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PTK HIA 2020: 5/6/20 Research Workshop

What's this workshop about?

In our first Library research session, we'll learn strategies to make this broad topic more manageable, lay out an approach for this yearlong group research project that may occur entirely online, and learn to identify helpful research guideposts in the vast sea of online information.

Your Action Items

  1. Use research techniques like concept mapping, keyword brainstorming, and outlining to start figuring out ways to narrow down this enormously broad research topic. Download, print, and complete the handout linked below.

  1. Divide up the workload of searching as many of the links on this page as possible under "Paywalls Temporarily Down," downloading any sources that seem interesting or potentially relevant, and uploading those sources to Google Drive as appropriate. These are resources that we normally wouldn't be able to access, but they've been made free online for a limited time (i.e., the publishers have temporarily taken their paywalls down), in the interest of public good during the current pandemic.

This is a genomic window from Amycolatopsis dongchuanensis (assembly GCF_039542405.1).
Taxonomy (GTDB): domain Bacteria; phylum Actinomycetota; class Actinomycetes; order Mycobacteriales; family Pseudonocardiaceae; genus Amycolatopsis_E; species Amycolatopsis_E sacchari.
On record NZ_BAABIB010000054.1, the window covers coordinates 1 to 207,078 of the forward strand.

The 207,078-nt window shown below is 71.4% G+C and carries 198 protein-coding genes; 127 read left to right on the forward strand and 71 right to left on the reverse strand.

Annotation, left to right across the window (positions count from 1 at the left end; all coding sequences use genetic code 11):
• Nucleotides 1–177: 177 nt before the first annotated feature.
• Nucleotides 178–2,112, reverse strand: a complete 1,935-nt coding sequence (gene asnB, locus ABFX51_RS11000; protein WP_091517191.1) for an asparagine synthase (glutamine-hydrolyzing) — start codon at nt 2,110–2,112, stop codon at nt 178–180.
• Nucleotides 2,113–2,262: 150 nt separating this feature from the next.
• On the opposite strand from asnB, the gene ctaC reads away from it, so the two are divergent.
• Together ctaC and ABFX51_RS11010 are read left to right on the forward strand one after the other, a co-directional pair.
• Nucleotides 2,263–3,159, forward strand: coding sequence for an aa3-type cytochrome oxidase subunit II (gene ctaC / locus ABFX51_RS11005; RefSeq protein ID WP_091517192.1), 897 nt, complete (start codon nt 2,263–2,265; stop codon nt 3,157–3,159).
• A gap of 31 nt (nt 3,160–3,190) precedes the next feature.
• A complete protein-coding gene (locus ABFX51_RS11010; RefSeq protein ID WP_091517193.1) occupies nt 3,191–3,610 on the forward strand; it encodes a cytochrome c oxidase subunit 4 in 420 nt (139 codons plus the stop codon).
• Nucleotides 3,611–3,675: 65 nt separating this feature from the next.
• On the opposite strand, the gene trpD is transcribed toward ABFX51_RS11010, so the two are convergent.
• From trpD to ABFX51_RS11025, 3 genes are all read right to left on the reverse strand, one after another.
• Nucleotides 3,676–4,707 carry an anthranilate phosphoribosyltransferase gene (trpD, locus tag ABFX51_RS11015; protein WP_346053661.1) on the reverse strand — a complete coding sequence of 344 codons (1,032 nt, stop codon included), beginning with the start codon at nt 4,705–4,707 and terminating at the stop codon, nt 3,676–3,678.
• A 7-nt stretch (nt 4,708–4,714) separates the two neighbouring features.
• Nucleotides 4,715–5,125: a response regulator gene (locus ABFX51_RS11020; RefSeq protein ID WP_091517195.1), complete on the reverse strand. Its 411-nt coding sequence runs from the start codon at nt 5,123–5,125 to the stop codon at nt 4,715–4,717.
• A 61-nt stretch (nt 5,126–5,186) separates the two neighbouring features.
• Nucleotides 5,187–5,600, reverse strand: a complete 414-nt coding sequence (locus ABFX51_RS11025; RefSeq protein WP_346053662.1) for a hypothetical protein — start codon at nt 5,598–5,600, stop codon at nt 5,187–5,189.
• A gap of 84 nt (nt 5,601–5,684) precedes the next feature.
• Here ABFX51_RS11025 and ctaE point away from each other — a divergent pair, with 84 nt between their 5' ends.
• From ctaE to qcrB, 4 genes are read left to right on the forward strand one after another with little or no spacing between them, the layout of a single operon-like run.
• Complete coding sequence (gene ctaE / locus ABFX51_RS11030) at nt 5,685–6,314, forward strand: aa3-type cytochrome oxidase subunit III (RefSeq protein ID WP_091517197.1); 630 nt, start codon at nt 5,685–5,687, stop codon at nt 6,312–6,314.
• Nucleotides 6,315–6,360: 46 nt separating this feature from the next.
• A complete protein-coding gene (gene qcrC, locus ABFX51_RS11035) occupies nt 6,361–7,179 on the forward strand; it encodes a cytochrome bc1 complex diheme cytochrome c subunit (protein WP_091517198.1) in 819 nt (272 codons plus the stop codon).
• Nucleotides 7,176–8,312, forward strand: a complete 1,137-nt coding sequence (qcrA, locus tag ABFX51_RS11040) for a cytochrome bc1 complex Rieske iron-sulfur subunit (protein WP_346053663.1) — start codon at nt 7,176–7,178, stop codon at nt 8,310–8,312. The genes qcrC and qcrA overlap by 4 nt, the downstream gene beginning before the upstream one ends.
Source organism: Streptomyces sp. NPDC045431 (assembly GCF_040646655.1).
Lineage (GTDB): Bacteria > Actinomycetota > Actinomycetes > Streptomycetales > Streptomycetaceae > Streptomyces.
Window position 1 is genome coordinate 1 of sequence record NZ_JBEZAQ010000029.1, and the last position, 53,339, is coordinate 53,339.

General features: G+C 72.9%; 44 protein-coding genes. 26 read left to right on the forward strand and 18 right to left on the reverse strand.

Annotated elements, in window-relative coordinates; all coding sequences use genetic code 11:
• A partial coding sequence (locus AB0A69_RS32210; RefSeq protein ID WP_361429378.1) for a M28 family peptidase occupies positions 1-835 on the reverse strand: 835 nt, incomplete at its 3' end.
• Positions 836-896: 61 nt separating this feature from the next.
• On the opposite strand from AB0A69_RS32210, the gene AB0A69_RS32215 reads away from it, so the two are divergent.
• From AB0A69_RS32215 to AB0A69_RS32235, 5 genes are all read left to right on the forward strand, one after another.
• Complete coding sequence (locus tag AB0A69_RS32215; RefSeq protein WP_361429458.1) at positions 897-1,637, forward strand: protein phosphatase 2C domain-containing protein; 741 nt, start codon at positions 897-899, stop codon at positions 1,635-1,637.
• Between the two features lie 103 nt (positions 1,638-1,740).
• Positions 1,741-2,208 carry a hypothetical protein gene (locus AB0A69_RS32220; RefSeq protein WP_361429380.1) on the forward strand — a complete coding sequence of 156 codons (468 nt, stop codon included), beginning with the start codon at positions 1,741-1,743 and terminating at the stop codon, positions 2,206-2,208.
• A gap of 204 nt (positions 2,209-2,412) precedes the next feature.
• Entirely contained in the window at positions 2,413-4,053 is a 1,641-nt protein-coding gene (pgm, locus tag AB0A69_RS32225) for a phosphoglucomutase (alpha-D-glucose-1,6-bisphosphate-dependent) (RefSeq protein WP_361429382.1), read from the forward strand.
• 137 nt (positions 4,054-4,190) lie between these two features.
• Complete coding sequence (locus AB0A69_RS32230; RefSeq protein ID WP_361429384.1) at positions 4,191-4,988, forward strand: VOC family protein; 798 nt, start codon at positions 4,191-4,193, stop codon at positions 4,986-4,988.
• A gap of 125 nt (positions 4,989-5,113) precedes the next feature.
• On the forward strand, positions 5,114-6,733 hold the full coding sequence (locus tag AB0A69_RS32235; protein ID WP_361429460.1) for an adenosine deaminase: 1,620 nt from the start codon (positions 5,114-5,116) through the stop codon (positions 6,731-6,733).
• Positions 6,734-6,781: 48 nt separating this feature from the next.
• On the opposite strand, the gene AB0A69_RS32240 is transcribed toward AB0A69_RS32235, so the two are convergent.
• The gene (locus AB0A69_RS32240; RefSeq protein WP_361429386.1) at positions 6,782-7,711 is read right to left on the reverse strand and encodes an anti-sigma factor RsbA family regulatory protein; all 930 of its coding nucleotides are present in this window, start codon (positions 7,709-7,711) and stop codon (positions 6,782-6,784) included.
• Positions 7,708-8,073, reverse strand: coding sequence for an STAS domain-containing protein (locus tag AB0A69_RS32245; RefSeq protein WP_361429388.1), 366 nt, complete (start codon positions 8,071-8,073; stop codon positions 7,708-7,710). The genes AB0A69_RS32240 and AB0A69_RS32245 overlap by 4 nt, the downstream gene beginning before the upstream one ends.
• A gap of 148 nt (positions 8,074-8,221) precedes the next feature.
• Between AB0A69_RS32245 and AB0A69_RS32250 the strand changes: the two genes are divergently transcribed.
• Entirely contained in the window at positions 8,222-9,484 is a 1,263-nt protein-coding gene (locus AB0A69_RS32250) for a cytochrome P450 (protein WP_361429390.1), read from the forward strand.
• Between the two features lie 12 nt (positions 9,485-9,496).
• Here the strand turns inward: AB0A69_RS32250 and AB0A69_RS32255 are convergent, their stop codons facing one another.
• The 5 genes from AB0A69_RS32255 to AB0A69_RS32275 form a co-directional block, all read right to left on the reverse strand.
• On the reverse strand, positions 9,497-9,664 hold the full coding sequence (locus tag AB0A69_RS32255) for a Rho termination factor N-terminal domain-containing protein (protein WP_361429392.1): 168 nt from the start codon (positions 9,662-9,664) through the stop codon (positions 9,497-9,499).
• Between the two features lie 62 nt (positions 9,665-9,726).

Survey: What did you learn?

What did you learn today? Please take this short survey and let me know.

Paywalls Temporarily Down

The following links have also been made temporarily free online, but the content there is not necessarily COVID-focused. You can still search these resources for information related to COVID or other disease.

In addition, publishers are temporarily offering free online access to a wide variety of textbooks. Browse the LAVC Library's guide to online textbooks -- there might be some that would be helpful for your topic. Warning: Both RedShelf and VitalSource limit each user to 7 books. Before you access any book for this HIA project, make sure you already have what you need for your college classes!

Keeping Up with New COVID Research

Background Research (using LAVC Library resources)

Wikipedia (which is a type of encyclopedia) is not allowed as a source for most classes, but the Library has many encyclopedias that you CAN use a source for background information for college assignments. A few examples are listed below.

If you're writing about a controversial topic or a current event, these databases may help you see the big picture or different aspects of your topic, including multiple points of view. They contain a wide variety of sources, including "featured viewpoints" (which are opinion pieces) as well as journal, magazine, and newspaper articles; primary sources; and encyclopedia-like overviews or summaries.

Creative Commons License
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